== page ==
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Dutch East Indies

Volume 415: debated on Wednesday 31 October 1945

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asked the Secretary of State for Foreign Affairs whether he will give any further information about the situation in the Dutch East Indies.

General Christison, the Force Commander, and Mr. Dening, Chief Political Adviser to Admiral Mountbatten, have met a delegation of sixteen Indonesians, including Dr. Soekarno. It is hoped that a meeting between the Dutch Lieutenant Governor General and the Indonesian leaders may take place shortly.

Can the right hon. Gentleman confirm the news that a British brigadier was treacherously shot during a parley?

Lend-Lease Equipment (Usa Request)


asked the Secretary of State for Foreign Affairs what representations have been made by the Government of the U.S. to the British Government regarding the operations now in progress in Indonesia.

Apart from a request to remove all United States markings from vehicles and other Lend-Lease equipment used by British forces in the Netherlands Indies, no other representations have been received.

Would the right hon. Gentleman now take the opportunity to answer the supplementary question which I put to him earlier, and to which he replied that he would answer a question on the subject later; namely, whether he can make a statement concerning the alleged treacherous shooting of a British brigadier in that country?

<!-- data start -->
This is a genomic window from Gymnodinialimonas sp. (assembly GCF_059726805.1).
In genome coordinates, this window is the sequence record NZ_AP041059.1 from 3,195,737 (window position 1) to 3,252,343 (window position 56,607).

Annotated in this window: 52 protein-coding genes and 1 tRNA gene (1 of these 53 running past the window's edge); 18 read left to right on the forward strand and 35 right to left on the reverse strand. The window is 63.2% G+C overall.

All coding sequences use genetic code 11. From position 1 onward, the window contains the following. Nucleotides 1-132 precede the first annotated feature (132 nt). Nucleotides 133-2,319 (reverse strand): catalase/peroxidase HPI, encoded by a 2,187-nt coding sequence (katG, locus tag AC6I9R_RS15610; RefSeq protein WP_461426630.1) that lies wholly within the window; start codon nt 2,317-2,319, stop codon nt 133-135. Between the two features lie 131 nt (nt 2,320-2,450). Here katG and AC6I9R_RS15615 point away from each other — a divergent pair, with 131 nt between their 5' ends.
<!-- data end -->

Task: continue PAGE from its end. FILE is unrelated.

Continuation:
I have the answer here, but unfortunately the Question has not been called.

In view of the critical situation in Indonesia, would my right hon. Friend consider making a statement at the end of Questions, in reply to these Questions which have not been put orally?

Murdered British Officer

At the end of Questions

May I ask the Foreign Secretary whether, in view of the interest taken in certain Questions that were not asked today, and in view of the report of the murder of a British officer, he can now make a statement in reply to Question 21?

"21. MAJOR WELLS,—To ask the Secretary of State for Foreign Affairs what information he has regarding the state of public order in Java; and what steps are being taken to protect, care for and assist the repatriation of British nationals, and especially of British, Imperial and allied and ex-prisoners of war."

Fighting broke out in Soura-baya on 28th October, and the House will be aware of the B.B.C. report of the treacherous murder of Brigadier Mallaby, Commander of the British forces there, by extremist Indonesian elements when arranging the details of a truce. His Majesty's Government are awaiting confirmation as no official report has yet been received. Batavia is reported to be quiet, but in a number of the other towns the situation is reported to be tense. In Sumatra British troops are in control of Palembang, Padang and Medan, and the situation is satisfactory.

According to the latest information received, only 256 British Commonwealth ex-prisoners of war at present remain in Java. These are mainly Indian, but a few from the United Kingdom are remaining voluntarily to assist in the identification of war criminals. Altogether a total of 2,497 ex-prisoners of war have been evacuated from Java, of which 59 were American nationals, 157 Dutch and the remainder British.

In view of the tragic news of the death of this gallant officer, will the right hon. Gentleman give the House further information on the matter as soon as he receives it?

May I ask why the whole of this information was not given in reply to Question No. 9, which was asked?

When I was compiling these answers, the form of Question No. 21 seemed more appropriate for the answer. The hon. Member's Question did not ask for all the details asked for in Question No. 21. I was not aware that the hon. Member who had put down Question 21 would not be in his place to ask it.